The PICT panel, “Hope, Fear & Tech: Perspectives on Technology from the Humanities,” took place on Tuesday, 6 December 2022, at the École des Ponts ParisTech. The panel explored technology-related topics ranging from virtual reality to artificial intelligence from the perspective of humanities fields such as philosophy and the arts. Free and open to the public, the panel brought together a colorful audience of PICT and Ponts affiliates, including faculty members and students at both institutions.
The panel began with some introductory remarks by Jörg Eschenauer, President of the Department of Languages and Cultures at the École des Ponts. Engineering students at schools such as Ponts, Eschenauer argued, could only benefit from exposing themselves to perspectives from the humanities, since these would enhance their ability to grasp the broader context and ramifications of their work as engineers. Rather than being viewed as two separate fields, engineering and the humanities ought to be thought together as complementary aspects in the formation of a well-rounded, responsible citizen.
The first speaker, PICT faculty member Viktoras Bachmetjevas, spoke on the topic of “More Hope than Fear: The Virtual after Bergson.” While there are legitimate reasons to be concerned about virtual reality and its social effects, Viktoras argued, it would be wrong to think about virtual reality as fake and opposed to an actual reality understood as real. Following philosophers from Henri Bergson to Gilles Deleuze, Viktoras invited the audience to consider the virtual as the potential, the realm of possibility out of which the actual emerges, and therefore as a necessary precondition of the actual.
The panel continued with “Prediction, Probability, Agency,” a pre-recorded talk by PICT faculty member Natasha Lushetich, who stressed issues of overdetermination and indeterminacy resulting from the deployment of artificial intelligence. On the one hand, Natasha maintained, operations such as “automatic” health insurance claim rejections rely on questionable data to turn possibilities into probabilities and probabilities into mathematical-logical necessities. On the other hand, unsupervised machine learning inevitably creates new forms and scales of indeterminacy beyond the human ken. Natasha concluded her talk with a call to reassess human agency, dethroning and embedding it within a more complex network of human and non-human actors.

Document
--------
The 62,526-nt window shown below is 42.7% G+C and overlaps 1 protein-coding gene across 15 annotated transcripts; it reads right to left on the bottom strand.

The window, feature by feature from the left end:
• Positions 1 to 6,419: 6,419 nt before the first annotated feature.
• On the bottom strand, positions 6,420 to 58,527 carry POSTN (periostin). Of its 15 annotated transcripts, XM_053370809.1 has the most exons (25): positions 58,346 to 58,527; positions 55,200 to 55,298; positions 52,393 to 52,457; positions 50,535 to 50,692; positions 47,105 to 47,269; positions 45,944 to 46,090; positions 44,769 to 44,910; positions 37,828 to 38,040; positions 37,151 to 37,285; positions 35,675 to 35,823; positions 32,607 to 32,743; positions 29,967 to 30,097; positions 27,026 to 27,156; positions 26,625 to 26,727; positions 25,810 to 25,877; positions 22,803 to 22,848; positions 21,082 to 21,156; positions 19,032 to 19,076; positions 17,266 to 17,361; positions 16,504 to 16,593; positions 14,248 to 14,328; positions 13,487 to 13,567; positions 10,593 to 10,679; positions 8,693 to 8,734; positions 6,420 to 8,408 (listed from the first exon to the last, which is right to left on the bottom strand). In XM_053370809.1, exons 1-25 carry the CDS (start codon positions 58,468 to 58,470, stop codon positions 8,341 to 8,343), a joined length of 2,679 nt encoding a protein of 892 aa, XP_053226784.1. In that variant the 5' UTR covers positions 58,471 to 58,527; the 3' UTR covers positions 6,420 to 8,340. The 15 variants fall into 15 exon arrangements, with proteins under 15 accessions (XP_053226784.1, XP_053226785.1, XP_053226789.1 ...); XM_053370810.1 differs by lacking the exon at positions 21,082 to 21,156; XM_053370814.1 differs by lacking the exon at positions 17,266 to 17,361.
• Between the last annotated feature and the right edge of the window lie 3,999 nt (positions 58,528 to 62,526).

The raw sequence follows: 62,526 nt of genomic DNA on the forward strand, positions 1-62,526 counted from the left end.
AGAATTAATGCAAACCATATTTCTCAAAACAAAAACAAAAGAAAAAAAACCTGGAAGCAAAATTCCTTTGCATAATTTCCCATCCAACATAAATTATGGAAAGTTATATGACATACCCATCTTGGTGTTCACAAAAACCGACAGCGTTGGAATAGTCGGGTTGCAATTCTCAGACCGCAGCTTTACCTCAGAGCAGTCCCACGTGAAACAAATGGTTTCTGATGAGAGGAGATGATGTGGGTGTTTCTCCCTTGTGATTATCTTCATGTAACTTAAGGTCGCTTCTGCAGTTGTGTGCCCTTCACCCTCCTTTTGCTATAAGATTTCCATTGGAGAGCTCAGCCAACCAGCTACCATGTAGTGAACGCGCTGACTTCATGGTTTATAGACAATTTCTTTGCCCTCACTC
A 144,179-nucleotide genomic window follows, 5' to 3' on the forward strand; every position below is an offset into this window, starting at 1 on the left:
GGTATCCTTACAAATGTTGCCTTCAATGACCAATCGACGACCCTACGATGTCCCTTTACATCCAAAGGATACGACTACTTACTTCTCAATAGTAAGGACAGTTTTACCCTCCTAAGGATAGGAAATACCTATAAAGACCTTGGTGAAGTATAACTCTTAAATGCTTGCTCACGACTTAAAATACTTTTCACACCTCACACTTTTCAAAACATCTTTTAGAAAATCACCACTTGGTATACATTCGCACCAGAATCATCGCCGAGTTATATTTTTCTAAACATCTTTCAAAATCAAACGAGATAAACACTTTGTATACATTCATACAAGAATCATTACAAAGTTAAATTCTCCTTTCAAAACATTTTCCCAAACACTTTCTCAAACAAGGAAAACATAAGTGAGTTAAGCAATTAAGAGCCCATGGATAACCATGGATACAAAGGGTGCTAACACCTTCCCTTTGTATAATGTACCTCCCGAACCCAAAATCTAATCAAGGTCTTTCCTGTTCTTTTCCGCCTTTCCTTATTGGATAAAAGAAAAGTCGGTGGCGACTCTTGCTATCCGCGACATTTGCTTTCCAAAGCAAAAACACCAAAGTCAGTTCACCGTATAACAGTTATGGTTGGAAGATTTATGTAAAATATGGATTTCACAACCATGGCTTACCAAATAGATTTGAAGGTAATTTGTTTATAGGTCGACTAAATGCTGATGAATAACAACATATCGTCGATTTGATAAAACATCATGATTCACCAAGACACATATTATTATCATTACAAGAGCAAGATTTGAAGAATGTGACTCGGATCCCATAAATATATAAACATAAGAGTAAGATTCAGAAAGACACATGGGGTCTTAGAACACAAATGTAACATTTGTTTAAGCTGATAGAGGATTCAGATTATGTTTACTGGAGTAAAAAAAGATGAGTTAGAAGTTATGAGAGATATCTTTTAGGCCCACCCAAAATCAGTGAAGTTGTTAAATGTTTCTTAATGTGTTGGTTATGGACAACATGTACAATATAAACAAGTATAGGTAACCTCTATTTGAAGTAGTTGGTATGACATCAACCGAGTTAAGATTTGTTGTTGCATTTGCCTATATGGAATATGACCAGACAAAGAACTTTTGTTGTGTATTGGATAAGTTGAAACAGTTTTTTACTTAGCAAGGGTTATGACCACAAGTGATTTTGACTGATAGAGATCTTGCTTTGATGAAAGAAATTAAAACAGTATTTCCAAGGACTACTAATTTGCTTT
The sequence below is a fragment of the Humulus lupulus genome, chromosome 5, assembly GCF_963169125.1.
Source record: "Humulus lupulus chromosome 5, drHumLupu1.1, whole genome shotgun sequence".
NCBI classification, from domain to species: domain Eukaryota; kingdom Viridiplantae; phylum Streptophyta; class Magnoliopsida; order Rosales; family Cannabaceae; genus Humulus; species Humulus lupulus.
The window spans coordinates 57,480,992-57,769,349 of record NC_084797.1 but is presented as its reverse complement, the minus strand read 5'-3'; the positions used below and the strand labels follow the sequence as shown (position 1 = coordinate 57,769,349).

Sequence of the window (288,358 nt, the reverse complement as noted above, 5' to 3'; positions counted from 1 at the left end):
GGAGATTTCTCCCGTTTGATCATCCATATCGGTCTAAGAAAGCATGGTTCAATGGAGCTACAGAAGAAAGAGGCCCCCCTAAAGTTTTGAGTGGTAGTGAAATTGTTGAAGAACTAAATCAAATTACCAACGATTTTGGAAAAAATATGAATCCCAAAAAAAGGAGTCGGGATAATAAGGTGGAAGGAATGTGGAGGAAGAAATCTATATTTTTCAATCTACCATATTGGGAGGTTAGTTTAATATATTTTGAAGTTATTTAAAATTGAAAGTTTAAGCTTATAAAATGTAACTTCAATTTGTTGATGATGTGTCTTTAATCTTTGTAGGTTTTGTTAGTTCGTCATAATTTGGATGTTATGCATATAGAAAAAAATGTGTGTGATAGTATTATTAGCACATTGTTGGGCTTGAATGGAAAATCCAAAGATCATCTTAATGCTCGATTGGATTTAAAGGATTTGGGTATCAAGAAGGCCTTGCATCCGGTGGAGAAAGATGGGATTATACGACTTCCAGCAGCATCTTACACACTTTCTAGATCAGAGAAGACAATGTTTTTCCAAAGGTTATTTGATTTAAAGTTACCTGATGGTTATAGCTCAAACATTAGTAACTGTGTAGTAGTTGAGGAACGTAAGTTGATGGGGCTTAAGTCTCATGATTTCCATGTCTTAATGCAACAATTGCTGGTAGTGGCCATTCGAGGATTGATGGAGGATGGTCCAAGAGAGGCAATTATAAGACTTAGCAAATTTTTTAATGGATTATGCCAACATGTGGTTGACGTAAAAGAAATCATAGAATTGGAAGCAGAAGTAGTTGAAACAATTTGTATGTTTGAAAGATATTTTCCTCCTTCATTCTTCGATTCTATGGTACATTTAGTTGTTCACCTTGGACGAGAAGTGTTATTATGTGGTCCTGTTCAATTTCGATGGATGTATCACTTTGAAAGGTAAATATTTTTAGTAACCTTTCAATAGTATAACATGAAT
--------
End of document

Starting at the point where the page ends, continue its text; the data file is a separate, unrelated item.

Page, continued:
The final speaker of the evening, PICT faculty member Nada Serhan, turned to the topic of “Humans, AI, and Hybrids in Science Fiction Films.” Drawing on films ranging from Stanley Kubrick’s 2001: A Space Odyssey (1968) to Alex Garland’s Ex Machina (2014), Nada presented a variety of artistic approaches to the issue of human-AI interaction, such as AI acquiring human consciousness, humans adopting AI characteristics, and the imagination of human-AI hybrids. Throughout the films, Nada pinpointed the question of emotional intelligence as a key factor in determining the “humanity” of AI characters.
The evening was moderated by PICT faculty member David Selim Sayers, who concluded the panel by arguing that both Natasha’s and Nada’s talks strengthened Viktoras’ initial call to approach the virtual not as fake, but as underlying and exceeding the real. Whether through contemporary applications as highlighted by Natasha or through fictional imaginations as presented by Nada, the category of the virtual points us to the necessity of thinking beyond our comfort zone in imagining the future of technology and humanity alike.
Technical difficulties prevented the panel’s fourth speaker, PICT faculty member Luca Possati, from his planned online participation and also made it impossible for Natasha Lushetich to take questions online. Nonetheless, the evening concluded with a lively Q&A and discussion round in which the audience drew out the panelists in attendance on a variety of topics.
We would like to thank Jörg Eschenauer and everyone at École des Ponts ParisTech who helped make this first PICT-Ponts collaboration so memorable. A very special thank you goes out to all friends, members, and faculty of PICT who lent us their presence and support, and to all students, faculty, and staff at Ponts who enriched the evening with their presence and participation. We already look forward to the next PICT-Ponts event!
NOTE: A video recording of the panel will be made available via the PICT website soon!